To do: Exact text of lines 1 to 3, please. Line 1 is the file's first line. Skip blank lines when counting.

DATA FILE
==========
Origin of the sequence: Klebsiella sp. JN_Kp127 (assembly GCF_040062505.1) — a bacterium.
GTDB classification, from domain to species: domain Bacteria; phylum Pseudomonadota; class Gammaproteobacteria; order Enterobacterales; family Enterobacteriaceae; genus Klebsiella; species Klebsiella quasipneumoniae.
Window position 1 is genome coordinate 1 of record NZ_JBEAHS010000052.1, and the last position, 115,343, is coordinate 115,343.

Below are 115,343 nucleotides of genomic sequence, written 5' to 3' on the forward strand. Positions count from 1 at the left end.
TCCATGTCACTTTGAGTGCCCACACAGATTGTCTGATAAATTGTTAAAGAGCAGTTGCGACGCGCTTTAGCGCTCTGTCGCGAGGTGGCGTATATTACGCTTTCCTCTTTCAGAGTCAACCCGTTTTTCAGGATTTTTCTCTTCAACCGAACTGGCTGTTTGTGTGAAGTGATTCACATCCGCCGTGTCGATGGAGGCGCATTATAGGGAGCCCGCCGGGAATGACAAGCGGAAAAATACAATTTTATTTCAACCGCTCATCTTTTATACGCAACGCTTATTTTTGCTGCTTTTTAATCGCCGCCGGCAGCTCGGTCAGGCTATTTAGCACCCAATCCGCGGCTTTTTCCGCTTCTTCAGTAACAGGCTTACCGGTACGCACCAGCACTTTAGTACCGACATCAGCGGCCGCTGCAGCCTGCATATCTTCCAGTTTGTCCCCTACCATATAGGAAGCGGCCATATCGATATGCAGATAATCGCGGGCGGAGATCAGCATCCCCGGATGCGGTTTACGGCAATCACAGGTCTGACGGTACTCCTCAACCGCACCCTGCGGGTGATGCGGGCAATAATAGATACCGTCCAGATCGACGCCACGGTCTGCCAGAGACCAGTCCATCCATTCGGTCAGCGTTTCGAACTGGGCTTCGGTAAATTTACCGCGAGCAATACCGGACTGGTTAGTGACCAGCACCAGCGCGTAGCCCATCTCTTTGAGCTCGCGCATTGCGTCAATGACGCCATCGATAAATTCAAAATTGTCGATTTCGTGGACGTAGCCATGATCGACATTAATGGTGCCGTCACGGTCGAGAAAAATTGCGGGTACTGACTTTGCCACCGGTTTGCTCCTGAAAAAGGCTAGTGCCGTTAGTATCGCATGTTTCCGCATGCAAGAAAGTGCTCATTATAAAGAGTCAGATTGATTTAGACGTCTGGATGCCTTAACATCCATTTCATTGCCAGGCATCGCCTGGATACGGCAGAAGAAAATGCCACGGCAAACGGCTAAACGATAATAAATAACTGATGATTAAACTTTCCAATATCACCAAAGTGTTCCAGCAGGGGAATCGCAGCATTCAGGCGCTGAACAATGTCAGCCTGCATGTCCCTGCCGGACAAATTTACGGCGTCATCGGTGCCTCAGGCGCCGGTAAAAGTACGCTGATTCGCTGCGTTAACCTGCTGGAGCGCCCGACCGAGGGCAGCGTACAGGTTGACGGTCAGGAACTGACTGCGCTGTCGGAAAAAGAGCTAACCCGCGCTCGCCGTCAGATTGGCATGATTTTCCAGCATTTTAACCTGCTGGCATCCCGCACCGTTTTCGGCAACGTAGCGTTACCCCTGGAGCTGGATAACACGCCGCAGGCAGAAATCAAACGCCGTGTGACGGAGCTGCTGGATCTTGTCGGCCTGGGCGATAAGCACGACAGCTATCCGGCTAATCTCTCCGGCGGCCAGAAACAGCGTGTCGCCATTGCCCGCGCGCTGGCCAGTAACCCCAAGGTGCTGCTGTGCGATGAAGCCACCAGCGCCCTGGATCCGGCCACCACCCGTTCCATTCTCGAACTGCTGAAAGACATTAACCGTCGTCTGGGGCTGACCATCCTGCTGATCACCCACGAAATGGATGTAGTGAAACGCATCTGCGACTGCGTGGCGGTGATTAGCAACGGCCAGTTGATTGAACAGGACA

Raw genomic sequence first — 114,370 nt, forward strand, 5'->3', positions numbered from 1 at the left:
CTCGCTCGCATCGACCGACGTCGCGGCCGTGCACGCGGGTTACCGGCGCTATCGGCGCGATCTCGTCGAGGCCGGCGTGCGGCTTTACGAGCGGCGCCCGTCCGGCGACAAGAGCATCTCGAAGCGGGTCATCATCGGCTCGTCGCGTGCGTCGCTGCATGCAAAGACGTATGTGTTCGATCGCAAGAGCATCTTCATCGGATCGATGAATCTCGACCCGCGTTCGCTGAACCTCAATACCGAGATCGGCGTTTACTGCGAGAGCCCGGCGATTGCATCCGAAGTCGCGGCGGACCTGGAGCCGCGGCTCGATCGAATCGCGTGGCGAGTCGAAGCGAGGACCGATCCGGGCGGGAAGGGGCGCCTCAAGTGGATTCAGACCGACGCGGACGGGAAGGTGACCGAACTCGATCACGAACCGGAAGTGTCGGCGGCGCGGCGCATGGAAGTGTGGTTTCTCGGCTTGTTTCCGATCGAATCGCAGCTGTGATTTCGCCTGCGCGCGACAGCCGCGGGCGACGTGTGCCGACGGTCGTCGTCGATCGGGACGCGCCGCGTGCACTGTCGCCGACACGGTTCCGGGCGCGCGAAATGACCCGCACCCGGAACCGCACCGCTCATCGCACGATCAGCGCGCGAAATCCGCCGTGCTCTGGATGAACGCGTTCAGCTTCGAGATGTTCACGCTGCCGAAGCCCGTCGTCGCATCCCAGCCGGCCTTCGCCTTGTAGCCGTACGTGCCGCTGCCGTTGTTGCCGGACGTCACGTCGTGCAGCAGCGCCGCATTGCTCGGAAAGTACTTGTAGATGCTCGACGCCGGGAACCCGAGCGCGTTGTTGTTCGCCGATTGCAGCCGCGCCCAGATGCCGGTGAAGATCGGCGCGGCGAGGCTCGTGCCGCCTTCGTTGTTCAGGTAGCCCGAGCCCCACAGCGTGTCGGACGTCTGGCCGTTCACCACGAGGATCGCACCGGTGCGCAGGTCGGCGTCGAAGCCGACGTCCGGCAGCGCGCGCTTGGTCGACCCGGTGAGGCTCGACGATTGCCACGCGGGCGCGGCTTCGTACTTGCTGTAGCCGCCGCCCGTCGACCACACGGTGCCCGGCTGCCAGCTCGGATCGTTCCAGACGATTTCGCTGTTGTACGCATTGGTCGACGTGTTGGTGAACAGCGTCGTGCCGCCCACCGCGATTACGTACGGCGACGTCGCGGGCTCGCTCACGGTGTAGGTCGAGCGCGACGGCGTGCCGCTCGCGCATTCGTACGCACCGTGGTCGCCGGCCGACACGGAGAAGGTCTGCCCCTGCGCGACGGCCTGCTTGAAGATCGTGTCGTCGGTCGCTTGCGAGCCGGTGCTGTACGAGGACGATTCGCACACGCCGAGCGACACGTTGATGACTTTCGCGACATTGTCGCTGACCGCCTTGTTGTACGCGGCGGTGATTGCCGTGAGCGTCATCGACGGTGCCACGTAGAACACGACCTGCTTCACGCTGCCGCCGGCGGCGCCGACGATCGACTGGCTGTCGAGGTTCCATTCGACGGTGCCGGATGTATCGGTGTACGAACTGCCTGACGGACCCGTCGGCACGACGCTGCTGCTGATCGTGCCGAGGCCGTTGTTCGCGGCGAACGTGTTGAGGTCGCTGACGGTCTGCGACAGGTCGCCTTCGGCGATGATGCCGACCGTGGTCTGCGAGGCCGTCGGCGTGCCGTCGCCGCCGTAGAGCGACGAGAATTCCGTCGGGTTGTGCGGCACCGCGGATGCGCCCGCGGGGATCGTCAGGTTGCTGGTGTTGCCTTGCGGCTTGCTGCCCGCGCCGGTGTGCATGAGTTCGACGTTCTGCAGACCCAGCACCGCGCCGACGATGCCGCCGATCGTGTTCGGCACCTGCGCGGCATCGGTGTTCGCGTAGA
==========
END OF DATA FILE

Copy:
Origin of the sequence: Klebsiella sp. JN_Kp127 (assembly GCF_040062505.1) — a bacterium.
GTDB classification, from domain to species: domain Bacteria; phylum Pseudomonadota; class Gammaproteobacteria; order Enterobacterales; family Enterobacteriaceae; genus Klebsiella; species Klebsiella quasipneumoniae.
Window position 1 is genome coordinate 1 of record NZ_JBEAHS010000052.1, and the last position, 115,343, is coordinate 115,343.